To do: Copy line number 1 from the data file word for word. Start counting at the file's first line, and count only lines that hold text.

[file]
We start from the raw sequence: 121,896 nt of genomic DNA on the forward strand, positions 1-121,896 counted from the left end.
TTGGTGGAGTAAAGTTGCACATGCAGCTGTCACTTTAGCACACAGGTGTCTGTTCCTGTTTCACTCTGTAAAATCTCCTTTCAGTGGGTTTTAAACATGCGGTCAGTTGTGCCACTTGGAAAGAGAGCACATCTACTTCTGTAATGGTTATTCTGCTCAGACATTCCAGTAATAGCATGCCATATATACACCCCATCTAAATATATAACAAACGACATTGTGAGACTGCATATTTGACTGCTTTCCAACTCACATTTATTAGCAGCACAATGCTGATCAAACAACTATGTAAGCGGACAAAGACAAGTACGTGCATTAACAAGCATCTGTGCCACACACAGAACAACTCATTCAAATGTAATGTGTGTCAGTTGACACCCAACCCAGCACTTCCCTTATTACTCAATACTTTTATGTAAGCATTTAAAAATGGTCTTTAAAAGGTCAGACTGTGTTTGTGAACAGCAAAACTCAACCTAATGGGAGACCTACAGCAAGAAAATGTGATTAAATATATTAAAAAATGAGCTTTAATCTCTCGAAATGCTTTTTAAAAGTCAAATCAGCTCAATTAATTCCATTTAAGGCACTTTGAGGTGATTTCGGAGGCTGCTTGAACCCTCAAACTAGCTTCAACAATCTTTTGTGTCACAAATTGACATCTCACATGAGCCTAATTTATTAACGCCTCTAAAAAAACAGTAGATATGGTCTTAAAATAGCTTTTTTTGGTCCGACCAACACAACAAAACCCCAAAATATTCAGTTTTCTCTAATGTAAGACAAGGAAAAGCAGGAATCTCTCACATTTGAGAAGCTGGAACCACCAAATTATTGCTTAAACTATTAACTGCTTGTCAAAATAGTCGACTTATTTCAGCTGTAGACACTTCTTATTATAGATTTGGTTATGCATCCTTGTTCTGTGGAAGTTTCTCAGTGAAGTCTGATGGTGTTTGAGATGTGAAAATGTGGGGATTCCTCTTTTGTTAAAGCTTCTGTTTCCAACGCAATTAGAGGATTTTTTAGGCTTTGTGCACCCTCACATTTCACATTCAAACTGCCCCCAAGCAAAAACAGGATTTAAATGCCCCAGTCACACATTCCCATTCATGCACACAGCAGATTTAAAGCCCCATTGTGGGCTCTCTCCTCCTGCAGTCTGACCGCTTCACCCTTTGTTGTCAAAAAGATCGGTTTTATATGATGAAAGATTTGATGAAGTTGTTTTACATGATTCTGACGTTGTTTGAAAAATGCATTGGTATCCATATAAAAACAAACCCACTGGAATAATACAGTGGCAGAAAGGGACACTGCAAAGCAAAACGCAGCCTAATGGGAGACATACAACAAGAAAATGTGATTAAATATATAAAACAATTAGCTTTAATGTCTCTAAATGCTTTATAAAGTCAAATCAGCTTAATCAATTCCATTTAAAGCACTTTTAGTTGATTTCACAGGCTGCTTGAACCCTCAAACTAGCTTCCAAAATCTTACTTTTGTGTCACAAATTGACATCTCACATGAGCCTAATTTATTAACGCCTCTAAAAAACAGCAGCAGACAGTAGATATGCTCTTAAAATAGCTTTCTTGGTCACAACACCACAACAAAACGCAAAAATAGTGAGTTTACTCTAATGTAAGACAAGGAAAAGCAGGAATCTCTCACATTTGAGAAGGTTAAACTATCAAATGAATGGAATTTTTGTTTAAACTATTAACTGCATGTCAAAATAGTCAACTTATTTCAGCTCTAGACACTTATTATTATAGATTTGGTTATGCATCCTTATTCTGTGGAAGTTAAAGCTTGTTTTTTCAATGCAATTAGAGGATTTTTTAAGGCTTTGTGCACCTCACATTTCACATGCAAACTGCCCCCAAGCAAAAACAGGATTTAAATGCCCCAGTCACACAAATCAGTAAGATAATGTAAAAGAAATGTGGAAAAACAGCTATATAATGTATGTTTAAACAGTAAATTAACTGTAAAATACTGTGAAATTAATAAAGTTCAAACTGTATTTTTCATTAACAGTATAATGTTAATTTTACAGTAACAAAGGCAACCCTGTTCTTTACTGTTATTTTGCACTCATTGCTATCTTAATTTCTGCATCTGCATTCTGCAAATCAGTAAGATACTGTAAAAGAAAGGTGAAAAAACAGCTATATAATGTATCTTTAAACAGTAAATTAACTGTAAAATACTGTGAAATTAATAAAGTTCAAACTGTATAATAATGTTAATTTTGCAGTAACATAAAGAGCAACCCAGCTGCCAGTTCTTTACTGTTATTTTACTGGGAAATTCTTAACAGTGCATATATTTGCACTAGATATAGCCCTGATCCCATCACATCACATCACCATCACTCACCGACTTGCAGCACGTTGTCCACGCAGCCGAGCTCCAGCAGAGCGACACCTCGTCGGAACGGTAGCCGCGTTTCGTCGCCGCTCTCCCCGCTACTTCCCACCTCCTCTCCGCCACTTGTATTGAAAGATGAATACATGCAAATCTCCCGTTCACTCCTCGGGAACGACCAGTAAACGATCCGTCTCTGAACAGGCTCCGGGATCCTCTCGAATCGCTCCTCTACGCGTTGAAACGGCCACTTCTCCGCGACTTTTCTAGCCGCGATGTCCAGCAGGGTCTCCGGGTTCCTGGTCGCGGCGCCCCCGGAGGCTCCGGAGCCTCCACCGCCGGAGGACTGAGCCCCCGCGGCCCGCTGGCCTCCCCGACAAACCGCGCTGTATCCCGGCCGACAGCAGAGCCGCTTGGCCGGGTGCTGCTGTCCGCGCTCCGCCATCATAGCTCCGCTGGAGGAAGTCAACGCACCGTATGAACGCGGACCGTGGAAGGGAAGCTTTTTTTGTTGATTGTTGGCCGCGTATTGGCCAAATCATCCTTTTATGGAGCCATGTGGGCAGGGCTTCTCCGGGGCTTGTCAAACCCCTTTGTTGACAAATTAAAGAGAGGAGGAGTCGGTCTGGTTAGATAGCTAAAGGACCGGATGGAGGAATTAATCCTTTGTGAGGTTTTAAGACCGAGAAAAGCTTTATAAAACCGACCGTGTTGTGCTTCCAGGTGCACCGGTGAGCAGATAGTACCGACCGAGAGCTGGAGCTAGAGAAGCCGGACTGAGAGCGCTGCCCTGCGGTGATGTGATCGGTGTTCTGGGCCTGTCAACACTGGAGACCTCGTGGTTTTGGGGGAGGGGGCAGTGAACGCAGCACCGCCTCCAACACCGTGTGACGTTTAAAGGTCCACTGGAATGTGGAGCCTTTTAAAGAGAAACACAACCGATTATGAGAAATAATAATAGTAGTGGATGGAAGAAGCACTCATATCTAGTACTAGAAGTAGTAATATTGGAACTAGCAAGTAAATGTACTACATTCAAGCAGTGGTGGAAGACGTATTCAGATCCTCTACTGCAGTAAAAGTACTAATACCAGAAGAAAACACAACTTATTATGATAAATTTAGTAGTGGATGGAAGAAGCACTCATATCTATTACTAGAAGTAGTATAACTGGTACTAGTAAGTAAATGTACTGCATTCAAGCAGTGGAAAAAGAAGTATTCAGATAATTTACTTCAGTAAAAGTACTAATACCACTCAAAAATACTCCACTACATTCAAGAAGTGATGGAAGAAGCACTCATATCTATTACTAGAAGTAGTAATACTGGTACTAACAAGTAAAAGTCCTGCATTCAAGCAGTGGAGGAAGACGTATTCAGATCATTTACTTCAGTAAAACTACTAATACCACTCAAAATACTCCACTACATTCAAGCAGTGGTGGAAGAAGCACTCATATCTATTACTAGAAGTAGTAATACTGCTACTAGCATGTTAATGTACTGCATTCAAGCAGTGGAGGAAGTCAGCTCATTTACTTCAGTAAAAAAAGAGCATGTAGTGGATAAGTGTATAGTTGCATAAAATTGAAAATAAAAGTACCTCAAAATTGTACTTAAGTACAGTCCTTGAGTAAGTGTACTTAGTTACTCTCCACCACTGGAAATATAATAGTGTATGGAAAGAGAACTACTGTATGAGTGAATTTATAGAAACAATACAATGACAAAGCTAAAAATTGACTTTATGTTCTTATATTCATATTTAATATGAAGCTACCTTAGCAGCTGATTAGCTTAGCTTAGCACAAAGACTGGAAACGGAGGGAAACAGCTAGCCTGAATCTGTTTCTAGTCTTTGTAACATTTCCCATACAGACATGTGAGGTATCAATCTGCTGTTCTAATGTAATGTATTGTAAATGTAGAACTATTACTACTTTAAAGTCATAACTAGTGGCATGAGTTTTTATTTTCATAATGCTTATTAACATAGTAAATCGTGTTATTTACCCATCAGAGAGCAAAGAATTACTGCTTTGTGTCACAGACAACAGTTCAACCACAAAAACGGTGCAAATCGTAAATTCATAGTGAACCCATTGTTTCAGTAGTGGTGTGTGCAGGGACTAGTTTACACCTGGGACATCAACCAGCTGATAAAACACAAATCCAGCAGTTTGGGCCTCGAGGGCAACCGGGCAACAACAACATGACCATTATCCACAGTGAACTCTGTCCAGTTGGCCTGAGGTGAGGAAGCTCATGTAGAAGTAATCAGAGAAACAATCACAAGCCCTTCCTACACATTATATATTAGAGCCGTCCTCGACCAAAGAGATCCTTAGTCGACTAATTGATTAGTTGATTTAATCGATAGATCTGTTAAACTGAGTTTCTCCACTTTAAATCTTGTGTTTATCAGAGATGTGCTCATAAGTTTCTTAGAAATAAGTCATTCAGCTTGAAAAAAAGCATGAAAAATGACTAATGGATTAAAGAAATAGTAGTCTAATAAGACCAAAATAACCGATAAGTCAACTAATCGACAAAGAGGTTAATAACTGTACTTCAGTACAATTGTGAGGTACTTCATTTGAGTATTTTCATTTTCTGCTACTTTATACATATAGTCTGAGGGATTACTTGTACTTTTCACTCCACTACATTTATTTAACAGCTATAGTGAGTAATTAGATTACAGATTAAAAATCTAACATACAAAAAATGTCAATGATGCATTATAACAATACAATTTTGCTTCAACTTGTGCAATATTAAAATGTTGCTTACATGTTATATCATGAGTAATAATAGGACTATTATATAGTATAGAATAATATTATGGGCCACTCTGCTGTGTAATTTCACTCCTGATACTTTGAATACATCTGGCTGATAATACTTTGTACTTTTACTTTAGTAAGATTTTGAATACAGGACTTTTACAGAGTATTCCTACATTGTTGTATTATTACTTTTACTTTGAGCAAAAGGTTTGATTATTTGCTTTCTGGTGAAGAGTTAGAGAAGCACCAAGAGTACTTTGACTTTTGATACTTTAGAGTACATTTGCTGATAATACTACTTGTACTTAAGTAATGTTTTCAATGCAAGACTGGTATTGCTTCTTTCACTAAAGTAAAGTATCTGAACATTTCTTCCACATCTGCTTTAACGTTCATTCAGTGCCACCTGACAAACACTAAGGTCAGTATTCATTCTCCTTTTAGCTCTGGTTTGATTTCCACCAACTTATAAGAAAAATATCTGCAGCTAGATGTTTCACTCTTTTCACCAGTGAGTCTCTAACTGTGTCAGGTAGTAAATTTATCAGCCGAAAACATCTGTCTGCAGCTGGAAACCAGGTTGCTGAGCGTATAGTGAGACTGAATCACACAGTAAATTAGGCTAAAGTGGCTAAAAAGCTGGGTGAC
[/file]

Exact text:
We start from the raw sequence: 121,896 nt of genomic DNA on the forward strand, positions 1-121,896 counted from the left end.